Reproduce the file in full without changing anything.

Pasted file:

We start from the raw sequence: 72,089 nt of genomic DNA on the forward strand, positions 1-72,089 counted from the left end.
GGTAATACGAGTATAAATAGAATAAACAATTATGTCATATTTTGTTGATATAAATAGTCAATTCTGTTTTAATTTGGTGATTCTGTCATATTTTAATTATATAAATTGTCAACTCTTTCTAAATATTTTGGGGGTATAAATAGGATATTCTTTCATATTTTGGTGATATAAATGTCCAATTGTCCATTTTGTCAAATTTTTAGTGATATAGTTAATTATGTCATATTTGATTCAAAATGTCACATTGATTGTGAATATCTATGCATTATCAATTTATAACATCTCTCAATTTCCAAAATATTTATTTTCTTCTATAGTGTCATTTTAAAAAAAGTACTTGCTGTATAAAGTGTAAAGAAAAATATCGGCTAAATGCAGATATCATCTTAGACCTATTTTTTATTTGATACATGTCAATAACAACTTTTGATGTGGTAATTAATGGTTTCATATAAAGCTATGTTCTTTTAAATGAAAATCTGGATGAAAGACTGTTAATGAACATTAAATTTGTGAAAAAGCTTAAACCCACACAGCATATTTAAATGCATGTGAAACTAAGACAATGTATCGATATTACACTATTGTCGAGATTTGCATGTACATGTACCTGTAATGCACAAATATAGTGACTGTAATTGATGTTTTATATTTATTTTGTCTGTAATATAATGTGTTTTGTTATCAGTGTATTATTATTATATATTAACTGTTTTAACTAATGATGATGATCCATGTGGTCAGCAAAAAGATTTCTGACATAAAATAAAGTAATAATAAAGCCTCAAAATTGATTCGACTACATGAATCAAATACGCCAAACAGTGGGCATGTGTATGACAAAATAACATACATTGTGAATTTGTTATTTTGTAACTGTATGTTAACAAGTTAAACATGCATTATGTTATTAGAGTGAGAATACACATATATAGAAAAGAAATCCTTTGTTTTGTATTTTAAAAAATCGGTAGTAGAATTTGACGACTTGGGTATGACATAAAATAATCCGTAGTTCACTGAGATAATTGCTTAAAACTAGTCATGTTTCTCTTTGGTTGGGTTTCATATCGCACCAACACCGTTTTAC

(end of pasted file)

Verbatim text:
We start from the raw sequence: 72,089 nt of genomic DNA on the forward strand, positions 1-72,089 counted from the left end.
GGTAATACGAGTATAAATAGAATAAACAATTATGTCATATTTTGTTGATATAAATAGTCAATTCTGTTTTAATTTGGTGATTCTGTCATATTTTAATTATATAAATTGTCAACTCTTTCTAAATATTTTGGGGGTATAAATAGGATATTCTTTCATATTTTGGTGATATAAATGTCCAATTGTCCATTTTGTCAAATTTTTAGTGATATAGTTAATTATGTCATATTTGATTCAAAATGTCACATTGATTGTGAATATCTATGCATTATCAATTTATAACATCTCTCAATTTCCAAAATATTTATTTTCTTCTATAGTGTCATTTTAAAAAAAGTACTTGCTGTATAAAGTGTAAAGAAAAATATCGGCTAAATGCAGATATCATCTTAGACCTATTTTTTATTTGATACATGTCAATAACAACTTTTGATGTGGTAATTAATGGTTTCATATAAAGCTATGTTCTTTTAAATGAAAATCTGGATGAAAGACTGTTAATGAACATTAAATTTGTGAAAAAGCTTAAACCCACACAGCATATTTAAATGCATGTGAAACTAAGACAATGTATCGATATTACACTATTGTCGAGATTTGCATGTACATGTACCTGTAATGCACAAATATAGTGACTGTAATTGATGTTTTATATTTATTTTGTCTGTAATATAATGTGTTTTGTTATCAGTGTATTATTATTATATATTAACTGTTTTAACTAATGATGATGATCCATGTGGTCAGCAAAAAGATTTCTGACATAAAATAAAGTAATAATAAAGCCTCAAAATTGATTCGACTACATGAATCAAATACGCCAAACAGTGGGCATGTGTATGACAAAATAACATACATTGTGAATTTGTTATTTTGTAACTGTATGTTAACAAGTTAAACATGCATTATGTTATTAGAGTGAGAATACACATATATAGAAAAGAAATCCTTTGTTTTGTATTTTAAAAAATCGGTAGTAGAATTTGACGACTTGGGTATGACATAAAATAATCCGTAGTTCACTGAGATAATTGCTTAAAACTAGTCATGTTTCTCTTTGGTTGGGTTTCATATCGCACCAACACCGTTTTAC